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Celebrate Black History MonthBlack history and culture is major a part of the American fabric -- and the school curriculum -- that it's difficult to imagine a time when that wasn't so. Established as Negro History Week in the 1920s by Carter G. Woodson, February was chosen for the celebration because Frederick Douglass and Abraham Lincoln were born in this month. Black History month was extended to a month-long celebration in 1976. Other countries around the world, including Canada and the United Kingdom, also devote a month to celebrating black history. During the month of February, 89.1 WEMU will feature programs and activities to commemorate, celebrate, and take opportunity to emphasize the history and achievements of African Americans.

Local Community Conversation To Focus On Changing Our Stories To End Racism

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Washtenaw Faces Race
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washtenawfacesrace.weebly.com/

February is Black History Month, and coming up this week in Ypsilanti is a virtual community conversation being called “America Without Racism...Making the Vision a Reality."  Organized by several local organizations, including “Washtenaw Faces Race” and the Ypsilanti District Library, the two-day, online event is intended to be a conversation about imagining a world without racism and exploring what needs to be done to make that a reality.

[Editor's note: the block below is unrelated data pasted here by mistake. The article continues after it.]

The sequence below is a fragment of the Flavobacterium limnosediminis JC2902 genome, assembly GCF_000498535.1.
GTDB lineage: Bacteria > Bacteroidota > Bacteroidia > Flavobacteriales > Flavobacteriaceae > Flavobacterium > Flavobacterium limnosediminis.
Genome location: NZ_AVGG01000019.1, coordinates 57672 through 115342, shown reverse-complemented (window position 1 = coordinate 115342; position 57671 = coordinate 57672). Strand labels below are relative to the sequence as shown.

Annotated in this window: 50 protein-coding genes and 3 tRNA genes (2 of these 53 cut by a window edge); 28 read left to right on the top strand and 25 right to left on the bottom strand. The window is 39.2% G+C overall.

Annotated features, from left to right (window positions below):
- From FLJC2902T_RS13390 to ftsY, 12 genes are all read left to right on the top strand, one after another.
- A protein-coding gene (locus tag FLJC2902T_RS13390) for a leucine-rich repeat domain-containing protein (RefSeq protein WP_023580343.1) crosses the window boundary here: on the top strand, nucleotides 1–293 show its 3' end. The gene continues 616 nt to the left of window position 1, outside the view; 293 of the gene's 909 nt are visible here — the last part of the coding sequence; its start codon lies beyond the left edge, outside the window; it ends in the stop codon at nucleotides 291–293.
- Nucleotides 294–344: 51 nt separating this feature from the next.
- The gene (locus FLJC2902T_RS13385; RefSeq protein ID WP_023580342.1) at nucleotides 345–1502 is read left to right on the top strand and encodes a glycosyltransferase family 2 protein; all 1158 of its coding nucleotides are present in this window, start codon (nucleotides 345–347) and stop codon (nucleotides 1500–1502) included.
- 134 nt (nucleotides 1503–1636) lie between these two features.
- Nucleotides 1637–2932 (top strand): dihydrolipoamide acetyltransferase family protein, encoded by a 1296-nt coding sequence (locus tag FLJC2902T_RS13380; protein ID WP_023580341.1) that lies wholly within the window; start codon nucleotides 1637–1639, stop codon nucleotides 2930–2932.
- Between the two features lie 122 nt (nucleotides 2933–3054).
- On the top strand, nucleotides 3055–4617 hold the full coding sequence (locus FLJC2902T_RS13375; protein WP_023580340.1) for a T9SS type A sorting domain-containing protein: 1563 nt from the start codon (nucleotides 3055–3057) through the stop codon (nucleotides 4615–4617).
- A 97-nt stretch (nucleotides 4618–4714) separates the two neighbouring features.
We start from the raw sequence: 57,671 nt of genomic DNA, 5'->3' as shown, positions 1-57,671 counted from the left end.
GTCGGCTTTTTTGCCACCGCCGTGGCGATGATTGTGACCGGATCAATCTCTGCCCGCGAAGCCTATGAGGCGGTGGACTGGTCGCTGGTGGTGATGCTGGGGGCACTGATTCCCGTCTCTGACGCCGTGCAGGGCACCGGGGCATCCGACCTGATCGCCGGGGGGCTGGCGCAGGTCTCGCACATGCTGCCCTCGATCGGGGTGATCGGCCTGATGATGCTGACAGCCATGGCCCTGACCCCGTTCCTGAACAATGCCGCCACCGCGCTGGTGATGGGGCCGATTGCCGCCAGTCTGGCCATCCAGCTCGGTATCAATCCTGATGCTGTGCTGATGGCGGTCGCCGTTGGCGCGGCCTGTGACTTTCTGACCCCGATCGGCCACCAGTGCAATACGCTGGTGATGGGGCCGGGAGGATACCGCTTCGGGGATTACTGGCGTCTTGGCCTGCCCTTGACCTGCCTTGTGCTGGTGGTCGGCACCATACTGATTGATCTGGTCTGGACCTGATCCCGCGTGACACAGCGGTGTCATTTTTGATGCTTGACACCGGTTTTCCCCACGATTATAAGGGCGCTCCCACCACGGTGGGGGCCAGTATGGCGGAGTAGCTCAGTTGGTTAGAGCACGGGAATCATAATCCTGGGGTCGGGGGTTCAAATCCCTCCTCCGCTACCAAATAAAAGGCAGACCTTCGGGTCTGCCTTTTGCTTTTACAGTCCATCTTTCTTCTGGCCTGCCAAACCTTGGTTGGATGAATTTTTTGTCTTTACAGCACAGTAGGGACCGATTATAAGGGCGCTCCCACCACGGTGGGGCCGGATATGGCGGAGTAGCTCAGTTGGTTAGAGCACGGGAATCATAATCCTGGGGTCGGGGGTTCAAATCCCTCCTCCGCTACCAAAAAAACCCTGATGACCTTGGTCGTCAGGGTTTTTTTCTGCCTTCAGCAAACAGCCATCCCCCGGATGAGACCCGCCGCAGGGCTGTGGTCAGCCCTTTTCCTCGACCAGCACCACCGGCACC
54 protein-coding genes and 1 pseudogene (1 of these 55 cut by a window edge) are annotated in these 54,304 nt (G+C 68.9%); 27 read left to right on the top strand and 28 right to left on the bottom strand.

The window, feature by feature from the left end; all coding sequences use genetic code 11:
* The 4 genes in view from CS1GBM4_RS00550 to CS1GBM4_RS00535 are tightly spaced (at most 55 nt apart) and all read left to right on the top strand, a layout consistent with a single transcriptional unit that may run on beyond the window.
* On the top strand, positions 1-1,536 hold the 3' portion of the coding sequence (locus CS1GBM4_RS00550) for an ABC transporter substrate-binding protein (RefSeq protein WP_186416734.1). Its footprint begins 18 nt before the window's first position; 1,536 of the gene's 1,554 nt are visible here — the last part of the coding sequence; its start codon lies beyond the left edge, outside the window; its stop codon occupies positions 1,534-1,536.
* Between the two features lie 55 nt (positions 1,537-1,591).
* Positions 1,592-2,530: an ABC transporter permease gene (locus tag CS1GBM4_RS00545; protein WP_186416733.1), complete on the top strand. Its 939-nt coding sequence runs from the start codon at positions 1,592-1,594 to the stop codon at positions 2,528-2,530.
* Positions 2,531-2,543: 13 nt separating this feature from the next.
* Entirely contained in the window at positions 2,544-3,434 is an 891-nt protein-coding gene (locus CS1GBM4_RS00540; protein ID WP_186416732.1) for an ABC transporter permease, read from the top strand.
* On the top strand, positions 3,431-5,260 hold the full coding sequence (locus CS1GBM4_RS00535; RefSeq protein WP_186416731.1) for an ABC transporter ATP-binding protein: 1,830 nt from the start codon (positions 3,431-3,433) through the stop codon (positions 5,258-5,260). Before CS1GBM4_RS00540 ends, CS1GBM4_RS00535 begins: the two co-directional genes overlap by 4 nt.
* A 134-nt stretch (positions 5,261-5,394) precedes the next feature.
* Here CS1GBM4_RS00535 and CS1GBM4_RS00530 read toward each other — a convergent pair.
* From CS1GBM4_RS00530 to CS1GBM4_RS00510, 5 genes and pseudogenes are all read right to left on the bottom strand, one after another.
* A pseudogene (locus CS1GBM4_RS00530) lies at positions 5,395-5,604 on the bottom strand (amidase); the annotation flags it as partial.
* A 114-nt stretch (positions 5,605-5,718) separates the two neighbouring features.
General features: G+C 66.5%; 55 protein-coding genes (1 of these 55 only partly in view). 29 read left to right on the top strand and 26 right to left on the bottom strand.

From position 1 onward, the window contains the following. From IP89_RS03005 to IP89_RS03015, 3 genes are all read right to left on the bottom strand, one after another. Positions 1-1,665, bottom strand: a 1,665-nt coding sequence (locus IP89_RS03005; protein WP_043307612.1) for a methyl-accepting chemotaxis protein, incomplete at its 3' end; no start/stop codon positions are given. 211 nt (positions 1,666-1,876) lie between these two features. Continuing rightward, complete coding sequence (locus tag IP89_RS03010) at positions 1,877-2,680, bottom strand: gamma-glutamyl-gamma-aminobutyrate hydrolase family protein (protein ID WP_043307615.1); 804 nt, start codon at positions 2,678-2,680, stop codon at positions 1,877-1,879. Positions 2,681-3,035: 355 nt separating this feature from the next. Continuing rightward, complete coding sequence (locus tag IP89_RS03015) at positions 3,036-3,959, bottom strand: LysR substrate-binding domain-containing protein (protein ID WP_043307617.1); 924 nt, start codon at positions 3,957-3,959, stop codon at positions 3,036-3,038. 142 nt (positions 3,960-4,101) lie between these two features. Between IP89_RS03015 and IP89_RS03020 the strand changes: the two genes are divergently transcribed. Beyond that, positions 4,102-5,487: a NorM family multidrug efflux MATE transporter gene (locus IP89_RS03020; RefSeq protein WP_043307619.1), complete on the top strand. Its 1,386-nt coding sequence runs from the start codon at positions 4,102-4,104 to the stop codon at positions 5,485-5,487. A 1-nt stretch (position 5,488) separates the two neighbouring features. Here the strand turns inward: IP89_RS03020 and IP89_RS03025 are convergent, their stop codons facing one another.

WEMU's Lisa Barry talks with La'Ron Williams, a local storyteller and racial justice educator, who helped come up with the idea for the community event.

La'Ron Williams
Credit Ypsilanti District Library / ypsilibrary.org
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ypsilibrary.org
La'Ron Williams

As a storyteller, La'Ron Williams says he believes it's possible to change the world by changing your story.  He says there are so many areas to address, including the destruction of the environment, racial inequality. and the move away from democracy. 

The COVID-19 pandemic has dramatically exposed inequities caused by long-standing racism in the United States, revealing that the need for change is more urgent than ever.  There will be a virtual, two-day community conversation imagining a world free of racism and exploring what must be done to create the future.  Experts will talk about the fundamental changes needed in the institutions of policing, work, healthcare, and the commons, with interludes by local musicians, poets, and artists.

The event will take place Feburary 5th and 6th, and you can register online through the Ypsilanti Library or through Eventbrite.

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— Lisa Barry is the host of All Things Considered on WEMU. You can contact Lisa at 734.487.3363, on Twitter @LisaWEMU, or email her at lbarryma@emich.edu

Lisa Barry was a reporter, and host of All Things Considered on 89.1 WEMU.
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